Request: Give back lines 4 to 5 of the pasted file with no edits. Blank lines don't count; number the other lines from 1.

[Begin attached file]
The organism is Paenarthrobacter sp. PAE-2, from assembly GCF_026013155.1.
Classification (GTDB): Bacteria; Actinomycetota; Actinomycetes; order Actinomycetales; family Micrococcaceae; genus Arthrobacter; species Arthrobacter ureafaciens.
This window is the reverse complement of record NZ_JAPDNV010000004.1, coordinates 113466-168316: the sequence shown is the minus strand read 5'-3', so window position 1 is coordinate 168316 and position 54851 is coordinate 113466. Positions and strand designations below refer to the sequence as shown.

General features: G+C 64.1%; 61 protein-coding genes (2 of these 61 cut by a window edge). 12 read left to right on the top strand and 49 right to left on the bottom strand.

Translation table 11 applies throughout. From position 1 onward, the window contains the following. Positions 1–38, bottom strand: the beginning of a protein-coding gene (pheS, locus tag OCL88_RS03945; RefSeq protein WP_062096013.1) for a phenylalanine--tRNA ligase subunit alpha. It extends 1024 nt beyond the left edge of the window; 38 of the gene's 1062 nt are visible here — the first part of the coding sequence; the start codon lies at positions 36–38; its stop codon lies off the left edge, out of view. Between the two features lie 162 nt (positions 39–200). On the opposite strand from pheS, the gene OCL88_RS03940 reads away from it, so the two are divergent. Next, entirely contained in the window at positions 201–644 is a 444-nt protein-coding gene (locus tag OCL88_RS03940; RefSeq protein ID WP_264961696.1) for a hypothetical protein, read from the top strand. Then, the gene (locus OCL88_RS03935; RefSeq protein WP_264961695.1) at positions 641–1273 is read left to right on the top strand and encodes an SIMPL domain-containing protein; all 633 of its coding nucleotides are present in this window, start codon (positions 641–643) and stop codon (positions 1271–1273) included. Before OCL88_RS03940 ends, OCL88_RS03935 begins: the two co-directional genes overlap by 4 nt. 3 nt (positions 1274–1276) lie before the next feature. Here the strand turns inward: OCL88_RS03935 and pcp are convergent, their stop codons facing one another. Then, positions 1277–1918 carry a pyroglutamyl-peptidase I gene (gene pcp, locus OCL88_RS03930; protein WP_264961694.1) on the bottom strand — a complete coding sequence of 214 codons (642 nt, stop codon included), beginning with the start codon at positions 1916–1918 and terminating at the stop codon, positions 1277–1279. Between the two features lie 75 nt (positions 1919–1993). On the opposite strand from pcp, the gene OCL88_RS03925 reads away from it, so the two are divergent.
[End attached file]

General features: G+C 64.1%; 61 protein-coding genes (2 of these 61 cut by a window edge). 12 read left to right on the top strand and 49 right to left on the bottom strand.

Translation table 11 applies throughout. From position 1 onward, the window contains the following. Positions 1–38, bottom strand: the beginning of a protein-coding gene (pheS, locus tag OCL88_RS03945; RefSeq protein WP_062096013.1) for a phenylalanine--tRNA ligase subunit alpha. It extends 1024 nt beyond the left edge of the window; 38 of the gene's 1062 nt are visible here — the first part of the coding sequence; the start codon lies at positions 36–38; its stop codon lies off the left edge, out of view. Between the two features lie 162 nt (positions 39–200). On the opposite strand from pheS, the gene OCL88_RS03940 reads away from it, so the two are divergent. Next, entirely contained in the window at positions 201–644 is a 444-nt protein-coding gene (locus tag OCL88_RS03940; RefSeq protein ID WP_264961696.1) for a hypothetical protein, read from the top strand. Then, the gene (locus OCL88_RS03935; RefSeq protein WP_264961695.1) at positions 641–1273 is read left to right on the top strand and encodes an SIMPL domain-containing protein; all 633 of its coding nucleotides are present in this window, start codon (positions 641–643) and stop codon (positions 1271–1273) included. Before OCL88_RS03940 ends, OCL88_RS03935 begins: the two co-directional genes overlap by 4 nt. 3 nt (positions 1274–1276) lie before the next feature. Here the strand turns inward: OCL88_RS03935 and pcp are convergent, their stop codons facing one another. Then, positions 1277–1918 carry a pyroglutamyl-peptidase I gene (gene pcp, locus OCL88_RS03930; protein WP_264961694.1) on the bottom strand — a complete coding sequence of 214 codons (642 nt, stop codon included), beginning with the start codon at positions 1916–1918 and terminating at the stop codon, positions 1277–1279. Between the two features lie 75 nt (positions 1919–1993). On the opposite strand from pcp, the gene OCL88_RS03925 reads away from it, so the two are divergent.